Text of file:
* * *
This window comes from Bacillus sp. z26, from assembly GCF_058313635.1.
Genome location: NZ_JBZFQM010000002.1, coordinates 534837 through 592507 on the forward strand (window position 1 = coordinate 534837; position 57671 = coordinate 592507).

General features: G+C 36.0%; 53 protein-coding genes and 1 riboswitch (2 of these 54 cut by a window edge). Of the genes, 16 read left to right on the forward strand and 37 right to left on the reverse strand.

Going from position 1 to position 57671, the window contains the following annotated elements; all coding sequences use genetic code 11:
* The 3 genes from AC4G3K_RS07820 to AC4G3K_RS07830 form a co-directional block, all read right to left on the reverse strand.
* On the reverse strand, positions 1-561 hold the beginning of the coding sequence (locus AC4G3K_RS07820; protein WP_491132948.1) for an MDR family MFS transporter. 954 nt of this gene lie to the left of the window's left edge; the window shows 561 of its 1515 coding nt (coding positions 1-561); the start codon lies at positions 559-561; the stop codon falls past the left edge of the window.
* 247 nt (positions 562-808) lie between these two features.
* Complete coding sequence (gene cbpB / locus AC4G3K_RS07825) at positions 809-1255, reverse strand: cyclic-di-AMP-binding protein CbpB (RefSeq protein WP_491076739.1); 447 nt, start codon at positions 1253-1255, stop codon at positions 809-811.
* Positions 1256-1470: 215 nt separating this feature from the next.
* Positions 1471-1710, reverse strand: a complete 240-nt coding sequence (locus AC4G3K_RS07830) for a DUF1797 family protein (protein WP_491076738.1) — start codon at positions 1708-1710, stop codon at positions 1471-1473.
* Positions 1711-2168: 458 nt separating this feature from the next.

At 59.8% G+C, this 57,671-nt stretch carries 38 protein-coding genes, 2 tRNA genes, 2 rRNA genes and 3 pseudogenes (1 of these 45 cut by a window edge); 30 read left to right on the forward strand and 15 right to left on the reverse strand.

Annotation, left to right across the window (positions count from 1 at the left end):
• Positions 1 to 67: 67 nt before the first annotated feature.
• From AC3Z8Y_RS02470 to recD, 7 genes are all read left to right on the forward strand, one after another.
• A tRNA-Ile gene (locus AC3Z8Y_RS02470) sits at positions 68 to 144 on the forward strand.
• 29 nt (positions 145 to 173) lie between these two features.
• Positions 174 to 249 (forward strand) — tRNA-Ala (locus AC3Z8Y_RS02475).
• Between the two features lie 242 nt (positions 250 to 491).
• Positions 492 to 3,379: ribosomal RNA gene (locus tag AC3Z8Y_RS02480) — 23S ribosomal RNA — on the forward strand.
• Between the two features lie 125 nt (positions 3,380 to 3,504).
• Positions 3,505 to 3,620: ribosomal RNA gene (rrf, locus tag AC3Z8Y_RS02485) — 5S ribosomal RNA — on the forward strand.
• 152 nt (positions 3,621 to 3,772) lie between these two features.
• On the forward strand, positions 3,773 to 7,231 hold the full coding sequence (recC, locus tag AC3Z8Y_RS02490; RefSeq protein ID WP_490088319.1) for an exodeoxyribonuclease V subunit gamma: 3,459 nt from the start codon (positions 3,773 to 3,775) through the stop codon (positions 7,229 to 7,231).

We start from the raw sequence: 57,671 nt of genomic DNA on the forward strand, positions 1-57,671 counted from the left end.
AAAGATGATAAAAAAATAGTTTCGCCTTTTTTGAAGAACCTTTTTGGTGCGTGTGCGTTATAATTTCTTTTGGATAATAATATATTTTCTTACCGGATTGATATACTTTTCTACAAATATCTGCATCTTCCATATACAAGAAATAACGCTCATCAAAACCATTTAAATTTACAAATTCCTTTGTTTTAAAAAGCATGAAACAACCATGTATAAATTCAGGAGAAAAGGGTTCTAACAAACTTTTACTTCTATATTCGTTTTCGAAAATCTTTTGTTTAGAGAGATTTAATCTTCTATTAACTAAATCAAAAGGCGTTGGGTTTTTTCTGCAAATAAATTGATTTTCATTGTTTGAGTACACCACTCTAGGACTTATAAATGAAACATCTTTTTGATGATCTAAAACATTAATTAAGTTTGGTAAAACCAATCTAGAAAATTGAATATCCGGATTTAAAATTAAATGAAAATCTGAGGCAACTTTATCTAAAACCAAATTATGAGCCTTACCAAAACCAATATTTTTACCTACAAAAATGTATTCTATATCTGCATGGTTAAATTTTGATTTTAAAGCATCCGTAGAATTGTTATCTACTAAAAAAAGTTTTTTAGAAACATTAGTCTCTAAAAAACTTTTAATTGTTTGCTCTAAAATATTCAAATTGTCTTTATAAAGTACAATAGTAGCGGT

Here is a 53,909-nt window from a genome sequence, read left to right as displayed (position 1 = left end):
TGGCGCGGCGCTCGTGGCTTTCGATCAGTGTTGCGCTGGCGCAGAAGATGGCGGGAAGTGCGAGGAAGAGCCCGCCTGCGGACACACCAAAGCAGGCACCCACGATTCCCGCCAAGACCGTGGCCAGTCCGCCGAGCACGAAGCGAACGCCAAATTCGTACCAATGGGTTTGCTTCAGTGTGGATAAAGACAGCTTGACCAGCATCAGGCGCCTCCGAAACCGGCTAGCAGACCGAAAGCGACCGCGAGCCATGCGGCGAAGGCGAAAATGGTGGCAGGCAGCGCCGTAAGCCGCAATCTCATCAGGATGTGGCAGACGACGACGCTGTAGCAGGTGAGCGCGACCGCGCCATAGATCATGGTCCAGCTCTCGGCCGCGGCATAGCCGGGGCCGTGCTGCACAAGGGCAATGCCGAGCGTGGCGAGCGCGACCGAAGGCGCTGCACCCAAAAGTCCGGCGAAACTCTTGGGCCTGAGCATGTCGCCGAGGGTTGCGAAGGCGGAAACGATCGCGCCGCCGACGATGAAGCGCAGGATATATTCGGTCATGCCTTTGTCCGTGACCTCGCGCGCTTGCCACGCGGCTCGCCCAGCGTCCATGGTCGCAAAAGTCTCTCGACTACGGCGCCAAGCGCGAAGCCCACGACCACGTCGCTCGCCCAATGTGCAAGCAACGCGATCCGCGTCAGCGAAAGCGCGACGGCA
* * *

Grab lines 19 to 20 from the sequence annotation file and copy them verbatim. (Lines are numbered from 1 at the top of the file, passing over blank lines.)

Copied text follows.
• Between the two features lie 242 nt (positions 250 to 491).
• Positions 492 to 3,379: ribosomal RNA gene (locus tag AC3Z8Y_RS02480) — 23S ribosomal RNA — on the forward strand.